Kenya has sought the Debt Service Suspension Initiative (DSSI) extension to June 2022, a one-year extension from the earlier granted June 30, 2021, debt service suspension secured in January.
Besides the relief under the DSSI, the country is also pursuing new limits access to IMF funds through the reallocation of existing special drawing rights and the allocation of new special drawing rights. Such will allow faster access of disbursements from the IMF Rapid Credit facility and the Rapid Finance Instrument, granted to countries facing urgent balance of payments needs.
These developments come only a few days before the IMF decides on Kenya’s $2.4 billion loan request to buffet the country’s response to the COVID-19, which have shrunk revenues. CBK governor Patrick Njoroge said the IMF Board would decide on the loan on April 2, with the first tranche of $314 million expected next week. In May 2020, the IMF issued Kenya a $739 interest-free loan to cushion the country against the pandemic’s shocks.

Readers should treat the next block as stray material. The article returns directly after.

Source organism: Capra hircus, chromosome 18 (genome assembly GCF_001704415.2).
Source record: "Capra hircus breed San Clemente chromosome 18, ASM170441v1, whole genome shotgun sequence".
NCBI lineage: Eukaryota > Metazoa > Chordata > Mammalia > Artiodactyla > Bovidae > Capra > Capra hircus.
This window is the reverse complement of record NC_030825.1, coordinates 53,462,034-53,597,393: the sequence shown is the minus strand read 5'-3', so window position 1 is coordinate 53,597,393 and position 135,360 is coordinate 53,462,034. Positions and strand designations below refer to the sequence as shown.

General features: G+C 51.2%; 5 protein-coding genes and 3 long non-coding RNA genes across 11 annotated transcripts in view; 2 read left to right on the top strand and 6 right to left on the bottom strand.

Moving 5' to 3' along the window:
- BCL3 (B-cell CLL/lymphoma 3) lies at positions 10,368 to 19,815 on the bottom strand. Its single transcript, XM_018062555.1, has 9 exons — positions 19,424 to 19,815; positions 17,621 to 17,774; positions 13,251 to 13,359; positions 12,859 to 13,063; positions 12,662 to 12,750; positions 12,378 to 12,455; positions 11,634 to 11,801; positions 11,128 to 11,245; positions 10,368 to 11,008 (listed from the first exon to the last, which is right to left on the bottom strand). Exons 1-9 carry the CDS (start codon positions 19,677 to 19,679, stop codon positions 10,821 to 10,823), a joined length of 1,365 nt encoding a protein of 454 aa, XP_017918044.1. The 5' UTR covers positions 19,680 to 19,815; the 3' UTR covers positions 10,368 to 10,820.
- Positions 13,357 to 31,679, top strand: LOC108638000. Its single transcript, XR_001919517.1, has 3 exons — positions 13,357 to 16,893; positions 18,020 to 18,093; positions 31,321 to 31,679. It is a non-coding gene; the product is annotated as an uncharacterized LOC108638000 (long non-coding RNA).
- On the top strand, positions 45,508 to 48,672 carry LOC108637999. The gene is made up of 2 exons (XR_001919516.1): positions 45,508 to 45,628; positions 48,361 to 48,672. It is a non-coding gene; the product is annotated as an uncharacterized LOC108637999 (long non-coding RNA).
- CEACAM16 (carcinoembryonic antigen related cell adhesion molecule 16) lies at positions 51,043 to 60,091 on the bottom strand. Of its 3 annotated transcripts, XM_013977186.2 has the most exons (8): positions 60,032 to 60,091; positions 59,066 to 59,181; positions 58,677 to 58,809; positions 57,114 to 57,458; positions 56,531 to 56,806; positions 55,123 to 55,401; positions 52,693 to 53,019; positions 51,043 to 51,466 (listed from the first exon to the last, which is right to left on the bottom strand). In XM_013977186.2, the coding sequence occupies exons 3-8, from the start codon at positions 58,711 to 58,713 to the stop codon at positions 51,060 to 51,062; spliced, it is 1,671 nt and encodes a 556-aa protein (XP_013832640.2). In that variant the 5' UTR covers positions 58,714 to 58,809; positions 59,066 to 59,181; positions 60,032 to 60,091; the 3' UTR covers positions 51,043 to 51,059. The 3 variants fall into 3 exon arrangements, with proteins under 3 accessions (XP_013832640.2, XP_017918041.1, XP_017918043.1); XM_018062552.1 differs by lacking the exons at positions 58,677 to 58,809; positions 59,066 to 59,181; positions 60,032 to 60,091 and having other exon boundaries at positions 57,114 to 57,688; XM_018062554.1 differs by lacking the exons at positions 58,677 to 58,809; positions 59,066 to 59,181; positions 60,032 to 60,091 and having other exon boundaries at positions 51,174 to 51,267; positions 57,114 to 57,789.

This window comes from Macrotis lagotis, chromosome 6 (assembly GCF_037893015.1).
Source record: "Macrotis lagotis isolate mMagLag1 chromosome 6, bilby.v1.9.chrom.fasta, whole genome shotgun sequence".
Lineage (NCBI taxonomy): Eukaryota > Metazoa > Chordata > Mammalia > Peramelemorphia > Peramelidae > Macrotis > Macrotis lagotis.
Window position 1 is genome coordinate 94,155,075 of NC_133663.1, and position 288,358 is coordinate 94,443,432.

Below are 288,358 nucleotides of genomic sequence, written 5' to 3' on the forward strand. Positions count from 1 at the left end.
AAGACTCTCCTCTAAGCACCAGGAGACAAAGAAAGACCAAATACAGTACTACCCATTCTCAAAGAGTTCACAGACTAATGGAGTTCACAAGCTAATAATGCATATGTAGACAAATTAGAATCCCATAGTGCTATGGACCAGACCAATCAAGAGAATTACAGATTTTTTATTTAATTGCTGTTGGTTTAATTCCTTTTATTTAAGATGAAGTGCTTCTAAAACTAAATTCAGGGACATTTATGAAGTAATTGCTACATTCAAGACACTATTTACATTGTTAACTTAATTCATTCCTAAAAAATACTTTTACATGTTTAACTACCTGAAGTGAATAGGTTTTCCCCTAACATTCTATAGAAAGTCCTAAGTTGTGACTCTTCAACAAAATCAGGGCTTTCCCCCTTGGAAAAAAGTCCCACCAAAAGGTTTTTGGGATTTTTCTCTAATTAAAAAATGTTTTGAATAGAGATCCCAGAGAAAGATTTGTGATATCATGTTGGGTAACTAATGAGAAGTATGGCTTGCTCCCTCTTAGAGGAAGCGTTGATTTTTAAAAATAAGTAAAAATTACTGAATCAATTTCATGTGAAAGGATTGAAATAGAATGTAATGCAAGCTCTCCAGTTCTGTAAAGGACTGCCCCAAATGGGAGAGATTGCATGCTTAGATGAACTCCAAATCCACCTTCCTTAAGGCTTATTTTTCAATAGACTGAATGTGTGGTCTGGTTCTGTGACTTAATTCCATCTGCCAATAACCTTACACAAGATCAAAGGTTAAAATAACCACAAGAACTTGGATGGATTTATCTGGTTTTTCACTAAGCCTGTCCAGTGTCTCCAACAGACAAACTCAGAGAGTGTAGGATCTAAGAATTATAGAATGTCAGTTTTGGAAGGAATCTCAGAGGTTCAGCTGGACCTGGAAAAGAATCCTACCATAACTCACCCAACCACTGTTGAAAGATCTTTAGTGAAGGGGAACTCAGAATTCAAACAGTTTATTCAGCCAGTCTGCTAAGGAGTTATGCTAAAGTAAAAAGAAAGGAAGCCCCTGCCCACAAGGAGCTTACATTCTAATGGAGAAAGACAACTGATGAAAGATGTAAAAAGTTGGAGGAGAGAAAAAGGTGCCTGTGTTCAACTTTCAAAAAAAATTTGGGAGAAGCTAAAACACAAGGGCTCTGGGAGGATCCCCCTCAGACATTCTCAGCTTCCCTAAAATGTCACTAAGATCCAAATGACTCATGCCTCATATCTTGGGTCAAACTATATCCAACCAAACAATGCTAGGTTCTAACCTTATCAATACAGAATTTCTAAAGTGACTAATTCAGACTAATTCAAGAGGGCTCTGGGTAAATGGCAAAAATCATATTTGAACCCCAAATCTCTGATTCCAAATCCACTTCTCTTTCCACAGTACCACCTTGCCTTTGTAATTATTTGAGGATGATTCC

With a bulk of payments of debt payments due in the current year, Kenya is pursuing a $1.24 billion Eurobond by June 2020 as part f the treasury’s planned debt restructuring. Its return to the Eurobond market is against the terms of the Debt Service Suspension Initiative, which include a break from external commercial financing unless exempted.
Earlier, Fitch rating rated the country’s Long-Term Foreign-Currency Issuer Default Rating at B+ with a negative outlook, with positives like a favourable government debt structure, a strong growth track record and relative macroeconomic stability balanced against negatives of rising public debt, high net indebtedness and below “B” range medians GDP per Capita and governance indicators.